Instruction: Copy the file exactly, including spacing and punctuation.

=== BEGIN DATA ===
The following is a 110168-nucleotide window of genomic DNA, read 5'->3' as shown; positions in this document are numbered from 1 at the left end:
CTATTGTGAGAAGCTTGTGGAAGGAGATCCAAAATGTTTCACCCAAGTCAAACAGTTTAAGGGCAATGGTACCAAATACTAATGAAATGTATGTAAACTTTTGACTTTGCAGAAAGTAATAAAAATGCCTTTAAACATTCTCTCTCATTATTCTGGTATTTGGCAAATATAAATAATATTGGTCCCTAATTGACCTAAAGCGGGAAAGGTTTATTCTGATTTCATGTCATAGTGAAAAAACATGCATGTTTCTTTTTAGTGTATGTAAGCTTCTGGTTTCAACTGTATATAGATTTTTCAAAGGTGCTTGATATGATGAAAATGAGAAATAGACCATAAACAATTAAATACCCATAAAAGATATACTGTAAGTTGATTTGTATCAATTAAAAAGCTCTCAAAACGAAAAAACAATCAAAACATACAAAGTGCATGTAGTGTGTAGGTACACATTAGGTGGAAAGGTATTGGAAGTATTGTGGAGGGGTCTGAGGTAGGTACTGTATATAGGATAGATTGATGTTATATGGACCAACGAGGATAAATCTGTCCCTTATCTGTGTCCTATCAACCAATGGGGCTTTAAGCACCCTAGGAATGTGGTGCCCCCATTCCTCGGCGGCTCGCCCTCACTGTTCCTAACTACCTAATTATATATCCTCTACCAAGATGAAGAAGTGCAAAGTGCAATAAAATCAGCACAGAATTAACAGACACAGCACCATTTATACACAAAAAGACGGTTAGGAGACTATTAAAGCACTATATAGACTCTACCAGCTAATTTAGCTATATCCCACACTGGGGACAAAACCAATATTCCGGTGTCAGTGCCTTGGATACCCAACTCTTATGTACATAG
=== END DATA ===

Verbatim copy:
The following is a 110168-nucleotide window of genomic DNA, read 5'->3' as shown; positions in this document are numbered from 1 at the left end:
CTATTGTGAGAAGCTTGTGGAAGGAGATCCAAAATGTTTCACCCAAGTCAAACAGTTTAAGGGCAATGGTACCAAATACTAATGAAATGTATGTAAACTTTTGACTTTGCAGAAAGTAATAAAAATGCCTTTAAACATTCTCTCTCATTATTCTGGTATTTGGCAAATATAAATAATATTGGTCCCTAATTGACCTAAAGCGGGAAAGGTTTATTCTGATTTCATGTCATAGTGAAAAAACATGCATGTTTCTTTTTAGTGTATGTAAGCTTCTGGTTTCAACTGTATATAGATTTTTCAAAGGTGCTTGATATGATGAAAATGAGAAATAGACCATAAACAATTAAATACCCATAAAAGATATACTGTAAGTTGATTTGTATCAATTAAAAAGCTCTCAAAACGAAAAAACAATCAAAACATACAAAGTGCATGTAGTGTGTAGGTACACATTAGGTGGAAAGGTATTGGAAGTATTGTGGAGGGGTCTGAGGTAGGTACTGTATATAGGATAGATTGATGTTATATGGACCAACGAGGATAAATCTGTCCCTTATCTGTGTCCTATCAACCAATGGGGCTTTAAGCACCCTAGGAATGTGGTGCCCCCATTCCTCGGCGGCTCGCCCTCACTGTTCCTAACTACCTAATTATATATCCTCTACCAAGATGAAGAAGTGCAAAGTGCAATAAAATCAGCACAGAATTAACAGACACAGCACCATTTATACACAAAAAGACGGTTAGGAGACTATTAAAGCACTATATAGACTCTACCAGCTAATTTAGCTATATCCCACACTGGGGACAAAACCAATATTCCGGTGTCAGTGCCTTGGATACCCAACTCTTATGTACATAG